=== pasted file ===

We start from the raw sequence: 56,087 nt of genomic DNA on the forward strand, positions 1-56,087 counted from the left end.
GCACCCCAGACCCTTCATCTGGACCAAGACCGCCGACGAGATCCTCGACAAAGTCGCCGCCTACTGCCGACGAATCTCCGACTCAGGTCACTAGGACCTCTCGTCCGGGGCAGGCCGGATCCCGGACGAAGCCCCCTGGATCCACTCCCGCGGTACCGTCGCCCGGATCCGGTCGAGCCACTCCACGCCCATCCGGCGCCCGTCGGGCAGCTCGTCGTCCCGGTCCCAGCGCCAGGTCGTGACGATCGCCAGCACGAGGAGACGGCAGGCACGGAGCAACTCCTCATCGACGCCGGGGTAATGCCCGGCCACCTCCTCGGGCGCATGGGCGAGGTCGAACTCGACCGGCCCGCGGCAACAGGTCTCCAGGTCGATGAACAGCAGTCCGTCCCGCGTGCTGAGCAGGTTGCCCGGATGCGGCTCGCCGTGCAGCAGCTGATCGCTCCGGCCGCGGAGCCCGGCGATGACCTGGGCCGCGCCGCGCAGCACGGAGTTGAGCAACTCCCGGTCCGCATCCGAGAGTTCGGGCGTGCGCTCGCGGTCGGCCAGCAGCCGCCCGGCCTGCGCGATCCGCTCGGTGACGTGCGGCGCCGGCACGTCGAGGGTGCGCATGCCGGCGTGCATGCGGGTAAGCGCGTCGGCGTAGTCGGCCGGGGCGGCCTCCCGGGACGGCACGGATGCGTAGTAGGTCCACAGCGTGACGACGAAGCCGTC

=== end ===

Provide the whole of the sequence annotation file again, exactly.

We start from the raw sequence: 56,087 nt of genomic DNA on the forward strand, positions 1-56,087 counted from the left end.
GCACCCCAGACCCTTCATCTGGACCAAGACCGCCGACGAGATCCTCGACAAAGTCGCCGCCTACTGCCGACGAATCTCCGACTCAGGTCACTAGGACCTCTCGTCCGGGGCAGGCCGGATCCCGGACGAAGCCCCCTGGATCCACTCCCGCGGTACCGTCGCCCGGATCCGGTCGAGCCACTCCACGCCCATCCGGCGCCCGTCGGGCAGCTCGTCGTCCCGGTCCCAGCGCCAGGTCGTGACGATCGCCAGCACGAGGAGACGGCAGGCACGGAGCAACTCCTCATCGACGCCGGGGTAATGCCCGGCCACCTCCTCGGGCGCATGGGCGAGGTCGAACTCGACCGGCCCGCGGCAACAGGTCTCCAGGTCGATGAACAGCAGTCCGTCCCGCGTGCTGAGCAGGTTGCCCGGATGCGGCTCGCCGTGCAGCAGCTGATCGCTCCGGCCGCGGAGCCCGGCGATGACCTGGGCCGCGCCGCGCAGCACGGAGTTGAGCAACTCCCGGTCCGCATCCGAGAGTTCGGGCGTGCGCTCGCGGTCGGCCAGCAGCCGCCCGGCCTGCGCGATCCGCTCGGTGACGTGCGGCGCCGGCACGTCGAGGGTGCGCATGCCGGCGTGCATGCGGGTAAGCGCGTCGGCGTAGTCGGCCGGGGCGGCCTCCCGGGACGGCACGGATGCGTAGTAGGTCCACAGCGTGACGACGAAGCCGTC